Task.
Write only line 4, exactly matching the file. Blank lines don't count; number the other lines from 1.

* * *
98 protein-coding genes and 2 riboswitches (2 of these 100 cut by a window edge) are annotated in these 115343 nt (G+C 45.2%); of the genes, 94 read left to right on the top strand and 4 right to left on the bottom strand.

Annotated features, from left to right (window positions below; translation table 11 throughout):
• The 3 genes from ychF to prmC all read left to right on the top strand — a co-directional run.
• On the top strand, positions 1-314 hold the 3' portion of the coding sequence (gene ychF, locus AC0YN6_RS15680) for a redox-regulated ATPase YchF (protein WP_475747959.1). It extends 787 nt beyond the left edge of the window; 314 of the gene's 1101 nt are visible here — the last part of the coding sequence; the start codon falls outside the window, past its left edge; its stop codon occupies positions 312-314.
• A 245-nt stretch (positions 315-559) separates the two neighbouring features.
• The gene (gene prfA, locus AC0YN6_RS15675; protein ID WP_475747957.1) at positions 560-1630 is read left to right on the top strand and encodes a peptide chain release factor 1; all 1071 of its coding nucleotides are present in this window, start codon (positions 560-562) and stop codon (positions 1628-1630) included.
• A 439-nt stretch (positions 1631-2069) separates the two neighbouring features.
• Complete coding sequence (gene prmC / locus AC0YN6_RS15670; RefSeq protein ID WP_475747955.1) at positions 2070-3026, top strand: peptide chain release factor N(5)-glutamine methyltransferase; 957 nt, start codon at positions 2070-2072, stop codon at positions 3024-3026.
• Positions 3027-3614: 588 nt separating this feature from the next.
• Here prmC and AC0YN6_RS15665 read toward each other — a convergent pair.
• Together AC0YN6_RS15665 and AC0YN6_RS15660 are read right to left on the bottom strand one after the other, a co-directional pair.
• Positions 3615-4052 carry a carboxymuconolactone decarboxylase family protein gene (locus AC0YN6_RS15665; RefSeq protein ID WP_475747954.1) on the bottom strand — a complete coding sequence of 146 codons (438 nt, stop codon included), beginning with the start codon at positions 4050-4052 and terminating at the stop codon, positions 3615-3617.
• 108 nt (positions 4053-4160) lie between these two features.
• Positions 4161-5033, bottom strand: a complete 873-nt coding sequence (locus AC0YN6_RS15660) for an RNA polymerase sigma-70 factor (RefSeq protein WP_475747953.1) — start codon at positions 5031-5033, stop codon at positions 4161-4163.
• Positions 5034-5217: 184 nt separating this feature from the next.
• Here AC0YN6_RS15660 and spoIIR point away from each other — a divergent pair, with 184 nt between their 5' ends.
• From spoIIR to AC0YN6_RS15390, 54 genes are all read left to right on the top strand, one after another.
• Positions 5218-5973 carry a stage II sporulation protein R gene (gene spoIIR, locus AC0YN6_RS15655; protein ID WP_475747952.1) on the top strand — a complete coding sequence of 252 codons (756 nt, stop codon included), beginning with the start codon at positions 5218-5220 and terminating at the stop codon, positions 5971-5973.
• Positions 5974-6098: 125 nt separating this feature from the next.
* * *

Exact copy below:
• On the top strand, positions 1-314 hold the 3' portion of the coding sequence (gene ychF, locus AC0YN6_RS15680) for a redox-regulated ATPase YchF (protein WP_475747959.1). It extends 787 nt beyond the left edge of the window; 314 of the gene's 1101 nt are visible here — the last part of the coding sequence; the start codon falls outside the window, past its left edge; its stop codon occupies positions 312-314.